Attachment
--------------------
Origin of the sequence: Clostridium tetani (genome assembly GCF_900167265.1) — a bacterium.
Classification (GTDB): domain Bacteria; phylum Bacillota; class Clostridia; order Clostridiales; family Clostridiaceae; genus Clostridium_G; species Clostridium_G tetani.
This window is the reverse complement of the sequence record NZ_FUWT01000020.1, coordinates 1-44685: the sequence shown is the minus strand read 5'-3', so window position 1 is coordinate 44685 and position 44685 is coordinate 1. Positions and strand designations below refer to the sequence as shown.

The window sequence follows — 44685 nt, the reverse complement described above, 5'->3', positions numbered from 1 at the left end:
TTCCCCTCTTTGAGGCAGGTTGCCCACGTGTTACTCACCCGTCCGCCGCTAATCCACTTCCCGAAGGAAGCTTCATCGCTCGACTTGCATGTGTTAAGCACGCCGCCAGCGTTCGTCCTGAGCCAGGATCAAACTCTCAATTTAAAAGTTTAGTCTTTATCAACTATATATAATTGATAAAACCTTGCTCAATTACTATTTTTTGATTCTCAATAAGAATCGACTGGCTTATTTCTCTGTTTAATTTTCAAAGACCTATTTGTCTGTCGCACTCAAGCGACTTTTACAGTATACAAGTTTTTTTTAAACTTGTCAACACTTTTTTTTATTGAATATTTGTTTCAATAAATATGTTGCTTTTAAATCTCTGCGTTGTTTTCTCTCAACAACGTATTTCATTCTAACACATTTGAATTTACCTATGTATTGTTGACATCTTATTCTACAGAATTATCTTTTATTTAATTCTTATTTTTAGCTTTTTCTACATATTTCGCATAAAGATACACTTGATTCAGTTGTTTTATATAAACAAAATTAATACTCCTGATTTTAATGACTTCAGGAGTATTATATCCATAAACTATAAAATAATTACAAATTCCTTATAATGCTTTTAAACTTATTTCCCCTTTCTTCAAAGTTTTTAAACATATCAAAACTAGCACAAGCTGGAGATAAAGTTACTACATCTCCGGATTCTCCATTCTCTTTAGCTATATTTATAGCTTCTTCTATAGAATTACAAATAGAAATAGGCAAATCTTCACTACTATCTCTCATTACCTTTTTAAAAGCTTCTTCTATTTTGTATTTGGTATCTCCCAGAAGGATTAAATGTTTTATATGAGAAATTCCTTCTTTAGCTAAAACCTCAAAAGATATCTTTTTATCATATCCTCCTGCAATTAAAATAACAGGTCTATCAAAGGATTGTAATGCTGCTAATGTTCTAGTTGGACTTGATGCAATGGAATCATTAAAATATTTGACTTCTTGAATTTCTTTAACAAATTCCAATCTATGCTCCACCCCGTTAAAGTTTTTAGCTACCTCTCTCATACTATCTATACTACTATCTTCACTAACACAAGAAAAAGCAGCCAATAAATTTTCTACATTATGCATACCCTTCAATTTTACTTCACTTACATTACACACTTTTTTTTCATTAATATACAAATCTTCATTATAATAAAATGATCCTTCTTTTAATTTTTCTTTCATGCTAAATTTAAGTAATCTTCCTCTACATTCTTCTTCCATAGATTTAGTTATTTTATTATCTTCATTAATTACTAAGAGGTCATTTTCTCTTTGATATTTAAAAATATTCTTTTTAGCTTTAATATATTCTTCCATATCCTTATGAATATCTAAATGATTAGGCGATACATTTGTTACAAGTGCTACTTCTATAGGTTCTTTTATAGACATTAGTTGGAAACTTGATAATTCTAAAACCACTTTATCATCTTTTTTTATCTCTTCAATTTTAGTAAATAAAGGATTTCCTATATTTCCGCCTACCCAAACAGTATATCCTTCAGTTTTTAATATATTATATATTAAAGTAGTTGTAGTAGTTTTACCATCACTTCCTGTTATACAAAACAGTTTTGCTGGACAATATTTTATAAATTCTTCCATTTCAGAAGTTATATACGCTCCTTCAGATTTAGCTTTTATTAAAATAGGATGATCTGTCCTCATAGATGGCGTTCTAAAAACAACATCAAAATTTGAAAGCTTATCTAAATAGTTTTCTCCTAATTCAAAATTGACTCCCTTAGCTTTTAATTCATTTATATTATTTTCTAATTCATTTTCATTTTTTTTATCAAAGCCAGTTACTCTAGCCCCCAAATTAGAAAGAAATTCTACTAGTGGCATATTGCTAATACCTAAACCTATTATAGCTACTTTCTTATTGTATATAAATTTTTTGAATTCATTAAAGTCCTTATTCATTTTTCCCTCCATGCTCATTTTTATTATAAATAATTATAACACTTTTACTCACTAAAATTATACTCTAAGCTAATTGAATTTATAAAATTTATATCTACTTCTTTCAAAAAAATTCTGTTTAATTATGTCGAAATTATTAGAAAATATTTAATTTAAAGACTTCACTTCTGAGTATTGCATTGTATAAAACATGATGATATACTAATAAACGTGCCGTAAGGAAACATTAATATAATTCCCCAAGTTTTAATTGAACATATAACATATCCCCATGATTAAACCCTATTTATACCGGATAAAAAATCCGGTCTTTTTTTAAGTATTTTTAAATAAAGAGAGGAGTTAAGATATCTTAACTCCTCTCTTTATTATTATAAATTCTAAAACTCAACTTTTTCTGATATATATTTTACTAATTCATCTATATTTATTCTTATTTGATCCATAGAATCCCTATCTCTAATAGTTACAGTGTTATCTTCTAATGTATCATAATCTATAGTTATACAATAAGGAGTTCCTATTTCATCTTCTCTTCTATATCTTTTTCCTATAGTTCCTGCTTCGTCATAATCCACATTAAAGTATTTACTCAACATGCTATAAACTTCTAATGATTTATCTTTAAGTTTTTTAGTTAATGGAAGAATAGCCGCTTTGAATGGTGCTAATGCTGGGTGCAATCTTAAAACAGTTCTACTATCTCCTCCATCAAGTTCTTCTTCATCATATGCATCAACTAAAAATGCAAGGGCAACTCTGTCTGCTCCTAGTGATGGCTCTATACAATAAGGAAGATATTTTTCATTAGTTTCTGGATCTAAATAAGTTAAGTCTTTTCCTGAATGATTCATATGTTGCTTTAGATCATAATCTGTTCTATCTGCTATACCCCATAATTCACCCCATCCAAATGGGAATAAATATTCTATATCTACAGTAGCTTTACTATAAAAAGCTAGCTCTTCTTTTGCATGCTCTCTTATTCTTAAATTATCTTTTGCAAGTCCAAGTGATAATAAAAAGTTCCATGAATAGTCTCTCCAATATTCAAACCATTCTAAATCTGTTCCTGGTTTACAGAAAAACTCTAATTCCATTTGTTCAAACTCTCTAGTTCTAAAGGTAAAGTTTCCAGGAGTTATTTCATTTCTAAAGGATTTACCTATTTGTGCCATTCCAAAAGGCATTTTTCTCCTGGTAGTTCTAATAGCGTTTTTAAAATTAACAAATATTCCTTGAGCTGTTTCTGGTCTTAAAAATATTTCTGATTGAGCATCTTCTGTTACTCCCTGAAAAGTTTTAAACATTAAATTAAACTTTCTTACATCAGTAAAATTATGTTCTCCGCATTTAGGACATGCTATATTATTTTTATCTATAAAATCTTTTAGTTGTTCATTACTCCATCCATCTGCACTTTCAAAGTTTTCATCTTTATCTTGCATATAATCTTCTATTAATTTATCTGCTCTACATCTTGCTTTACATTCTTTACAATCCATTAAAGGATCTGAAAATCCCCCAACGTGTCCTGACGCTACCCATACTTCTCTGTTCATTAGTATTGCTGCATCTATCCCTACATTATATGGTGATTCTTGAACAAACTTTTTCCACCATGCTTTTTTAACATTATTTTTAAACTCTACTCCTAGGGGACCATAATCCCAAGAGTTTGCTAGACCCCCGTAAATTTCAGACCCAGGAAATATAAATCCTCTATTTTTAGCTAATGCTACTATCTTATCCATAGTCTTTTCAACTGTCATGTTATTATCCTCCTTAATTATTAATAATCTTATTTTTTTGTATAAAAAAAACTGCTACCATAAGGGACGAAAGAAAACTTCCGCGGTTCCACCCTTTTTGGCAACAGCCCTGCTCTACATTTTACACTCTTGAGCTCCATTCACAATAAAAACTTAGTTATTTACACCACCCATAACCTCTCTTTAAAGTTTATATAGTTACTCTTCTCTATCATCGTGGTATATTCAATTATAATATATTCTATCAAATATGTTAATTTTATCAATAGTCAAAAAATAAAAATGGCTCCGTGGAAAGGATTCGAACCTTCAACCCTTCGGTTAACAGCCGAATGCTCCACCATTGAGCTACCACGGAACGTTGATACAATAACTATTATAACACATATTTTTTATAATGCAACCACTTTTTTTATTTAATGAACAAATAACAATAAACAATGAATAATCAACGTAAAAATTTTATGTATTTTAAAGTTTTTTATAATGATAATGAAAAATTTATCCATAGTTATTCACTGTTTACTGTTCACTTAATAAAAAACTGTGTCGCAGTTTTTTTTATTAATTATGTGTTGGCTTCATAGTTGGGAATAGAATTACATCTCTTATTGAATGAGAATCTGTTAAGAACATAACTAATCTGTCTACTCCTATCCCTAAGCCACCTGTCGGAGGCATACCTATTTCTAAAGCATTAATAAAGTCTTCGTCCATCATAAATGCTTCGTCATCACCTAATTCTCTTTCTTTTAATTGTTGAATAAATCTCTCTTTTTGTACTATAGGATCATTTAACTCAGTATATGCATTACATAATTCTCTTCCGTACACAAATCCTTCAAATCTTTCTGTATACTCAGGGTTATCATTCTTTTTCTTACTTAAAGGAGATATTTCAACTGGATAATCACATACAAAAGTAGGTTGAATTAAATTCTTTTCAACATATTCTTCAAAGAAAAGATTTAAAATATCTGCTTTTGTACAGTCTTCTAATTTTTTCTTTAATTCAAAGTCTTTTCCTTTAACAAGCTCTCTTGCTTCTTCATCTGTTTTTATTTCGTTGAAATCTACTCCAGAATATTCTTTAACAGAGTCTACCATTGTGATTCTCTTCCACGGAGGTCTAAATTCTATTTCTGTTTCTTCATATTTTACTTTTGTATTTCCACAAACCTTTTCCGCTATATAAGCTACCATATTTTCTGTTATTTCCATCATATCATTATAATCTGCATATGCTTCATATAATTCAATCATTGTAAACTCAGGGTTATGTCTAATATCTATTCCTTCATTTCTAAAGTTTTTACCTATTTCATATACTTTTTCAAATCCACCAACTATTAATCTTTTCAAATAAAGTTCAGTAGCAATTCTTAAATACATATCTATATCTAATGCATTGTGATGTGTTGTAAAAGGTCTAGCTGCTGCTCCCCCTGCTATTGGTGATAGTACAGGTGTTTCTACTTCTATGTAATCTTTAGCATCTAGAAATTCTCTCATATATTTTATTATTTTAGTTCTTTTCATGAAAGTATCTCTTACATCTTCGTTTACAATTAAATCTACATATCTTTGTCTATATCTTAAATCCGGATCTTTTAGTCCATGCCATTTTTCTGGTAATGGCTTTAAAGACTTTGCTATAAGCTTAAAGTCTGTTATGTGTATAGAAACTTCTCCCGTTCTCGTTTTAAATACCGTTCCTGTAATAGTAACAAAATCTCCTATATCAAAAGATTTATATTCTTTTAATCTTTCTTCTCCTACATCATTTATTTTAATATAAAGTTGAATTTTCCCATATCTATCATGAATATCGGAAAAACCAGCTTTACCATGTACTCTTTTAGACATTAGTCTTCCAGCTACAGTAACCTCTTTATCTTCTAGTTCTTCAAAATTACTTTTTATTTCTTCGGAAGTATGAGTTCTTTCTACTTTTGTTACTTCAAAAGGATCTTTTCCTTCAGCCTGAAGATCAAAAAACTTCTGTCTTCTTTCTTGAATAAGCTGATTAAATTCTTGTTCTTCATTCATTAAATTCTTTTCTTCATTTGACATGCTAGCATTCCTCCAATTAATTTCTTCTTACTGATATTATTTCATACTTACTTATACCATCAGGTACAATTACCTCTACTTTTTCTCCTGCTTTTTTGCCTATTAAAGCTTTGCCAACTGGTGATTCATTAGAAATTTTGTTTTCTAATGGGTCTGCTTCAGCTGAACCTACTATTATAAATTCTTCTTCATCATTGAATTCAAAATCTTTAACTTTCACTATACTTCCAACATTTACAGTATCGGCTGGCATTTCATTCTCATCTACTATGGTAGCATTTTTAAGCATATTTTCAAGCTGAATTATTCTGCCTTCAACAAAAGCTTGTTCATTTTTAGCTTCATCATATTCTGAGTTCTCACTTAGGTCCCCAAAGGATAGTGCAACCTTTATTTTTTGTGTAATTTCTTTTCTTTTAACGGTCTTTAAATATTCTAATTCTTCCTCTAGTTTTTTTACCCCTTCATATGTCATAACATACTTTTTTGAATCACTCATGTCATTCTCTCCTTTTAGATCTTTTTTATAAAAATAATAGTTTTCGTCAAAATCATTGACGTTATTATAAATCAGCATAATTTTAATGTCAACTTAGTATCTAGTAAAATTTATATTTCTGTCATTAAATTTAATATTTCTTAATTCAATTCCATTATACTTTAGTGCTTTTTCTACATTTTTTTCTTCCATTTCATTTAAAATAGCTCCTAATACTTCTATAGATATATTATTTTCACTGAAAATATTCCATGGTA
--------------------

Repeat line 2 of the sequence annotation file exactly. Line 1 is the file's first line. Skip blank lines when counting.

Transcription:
Classification (GTDB): domain Bacteria; phylum Bacillota; class Clostridia; order Clostridiales; family Clostridiaceae; genus Clostridium_G; species Clostridium_G tetani.